• Sharp Ears

    Somebody please tell Grieve and his ISC committee members that we already knew this about MI5 and Abedi a short time after the attack.

    It has taken them 18 months to come out with their report.

    Pathetic stuff.
    MI5 ‘missed opportunities’ to prevent Manchester bombing


    Opportunities to stop Manchester bomber Salman Abedi (pictured) missed due to catalogue of failings by security services, report says Credit: PA
    Gareth Davies
    22 November 2018 • 11:13am

    Opportunities to stop the Manchester bombing were missed as a result of a catalogue failings by security services, a major new report has concluded.
    A number of shortcomings in the handling of Salman Abedi before he launched a suicide attack at a pop concert in May last year, killing 22 people, were detailed by Parliament’s Intelligence and Security Committee (ISC).
    Abedi, 22, first came to the attention of MI5 in December 2010 and was briefly investigated by the agency in 2014.
    The ISC assessment said:

    1. Abedi visited an extremist contact in prison on more than one occasion but no follow-up action was taken by either MI5 or police

    2. MI5 decided not to place travel monitoring or restrictions on Abedi, meaning he was allowed to return undetected to the UK in the days before he carried out the attack

    3. MI5 systems moved too slowly after Abedi’s case had been flagged for review

    4. Abedi was not at any point considered for a referral to the Prevent anti-terror scheme


    • Spencer Eagle

      5. Abedi and or associates brought the explosives and detonator into the UK. The false trail the authorities have created claiming the explosives were made in a bathroom is to deflect from how easily the device was brought into the UK.

    • Paul Greenwood

      MI5 does not make so many mistakes as they are credited with………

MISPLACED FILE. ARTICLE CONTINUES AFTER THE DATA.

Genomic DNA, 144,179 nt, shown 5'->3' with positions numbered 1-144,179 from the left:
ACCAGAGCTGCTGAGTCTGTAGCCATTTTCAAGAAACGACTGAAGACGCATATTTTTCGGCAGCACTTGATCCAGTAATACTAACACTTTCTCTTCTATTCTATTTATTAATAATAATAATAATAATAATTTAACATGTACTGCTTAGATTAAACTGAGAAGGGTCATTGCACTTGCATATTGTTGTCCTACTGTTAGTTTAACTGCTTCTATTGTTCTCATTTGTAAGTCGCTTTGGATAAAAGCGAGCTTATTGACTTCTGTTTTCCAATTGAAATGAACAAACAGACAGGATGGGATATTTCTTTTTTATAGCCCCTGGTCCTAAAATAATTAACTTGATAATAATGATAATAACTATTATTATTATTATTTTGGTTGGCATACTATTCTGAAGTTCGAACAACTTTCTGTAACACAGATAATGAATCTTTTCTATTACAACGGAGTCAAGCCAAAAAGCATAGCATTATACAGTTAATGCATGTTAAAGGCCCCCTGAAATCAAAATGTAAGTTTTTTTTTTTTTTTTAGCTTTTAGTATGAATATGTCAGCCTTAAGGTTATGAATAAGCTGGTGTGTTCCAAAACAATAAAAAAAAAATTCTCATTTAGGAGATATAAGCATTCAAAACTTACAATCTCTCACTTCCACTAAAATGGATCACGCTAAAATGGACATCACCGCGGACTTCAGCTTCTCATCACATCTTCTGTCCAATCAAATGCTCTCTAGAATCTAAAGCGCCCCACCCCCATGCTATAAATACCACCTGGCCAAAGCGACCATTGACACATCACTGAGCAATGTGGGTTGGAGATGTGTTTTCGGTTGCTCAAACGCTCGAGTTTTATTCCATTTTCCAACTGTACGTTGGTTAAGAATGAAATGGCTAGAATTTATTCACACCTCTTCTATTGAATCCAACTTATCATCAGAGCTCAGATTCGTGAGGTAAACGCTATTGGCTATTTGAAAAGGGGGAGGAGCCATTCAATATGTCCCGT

MI5 to set up base in the city
      MI5 is coming to Manchester. Spy chiefs responsible for the nation’s security are to establish a new regional base in the city.

      Manchester Evening News 30 June 2005

      So you reckon they were all in the pub as these bombings were planned and carried out by the son of an MI6 asset ?

      • nevermind

        Handy to have a calamitous event right in the middle of the elections, makes you look like you are in charge and dealing with it.
        The MI’s let this happen just as nine11 was allowed to happen, we are being colonised and punitively regulated by a bunch of self serving psycho’s who think nothing to use a few terrorists fror their own aims.

        keep the status quo boys and keep taking the taxes we pay you.

        • Dungroanin

          Also led to the one week moratarium in the surprise election. Except for some call centre in wales i heard…
          Just as Mays strong and stable manifesto imploded with it’s dementia tax.
          A genuine candidate for a false flag, hastily engineered, with the failure of full disclosure today.
          These Libyans were forefront in the isis brigades in Syria and terrorist attacks in Tunisia and across the region. Their longstanding relationship with FUKUS is known.

          Let us recall the JFK assasination anniversary today – a now granddaddy of a major conspiracy by the profiteering war mongers.
          His ungiven speech that he was on his way to make.

          It would have changed the course of history if he was able to implement his plans.

  • Ottomanboi

    Political discourse in the United Kingdom is more than ever dominated by English voices. England chose to quit the EU, Scotland didn’t. British government considers that a mere ‘detail’. So much for the trumpeted democratic benefits of the Scoto-English political Union.
    Marginalised to the point of irrelevence Scotland must have leadership prepared to do some fighting. Sturgeon & co, what ever discreet game they may be playing, do appear loathe to directly engage and challenge. Saving the English, London etc from the follies of Brexit is not the SNP’s function. Interviews with Marr and the Guardian are no substitute for action. Scotland and its interests must be paramount and not be boxed in by the supposed ‘realities’ of the system or waiting for something to turn up.
    Many are growing weary, to put it very mildly, of the current leadership which seems mired in legalistic convention and quite out of step with the needs of the times.
    We need a party less Brit more Scot and one to traumatise BritState to the very core.

      • Republicofscotland

        How so?

        Scotland voted 62% to 38% to remain.

        England however voted 53% to 46% to leave.

        Wales voted 52% to 47% to leave.

        NI voted 55% to 44% to remain.

          • Republicofscotland

            But when you breakdown the vote England did vote to leave. That was the statement.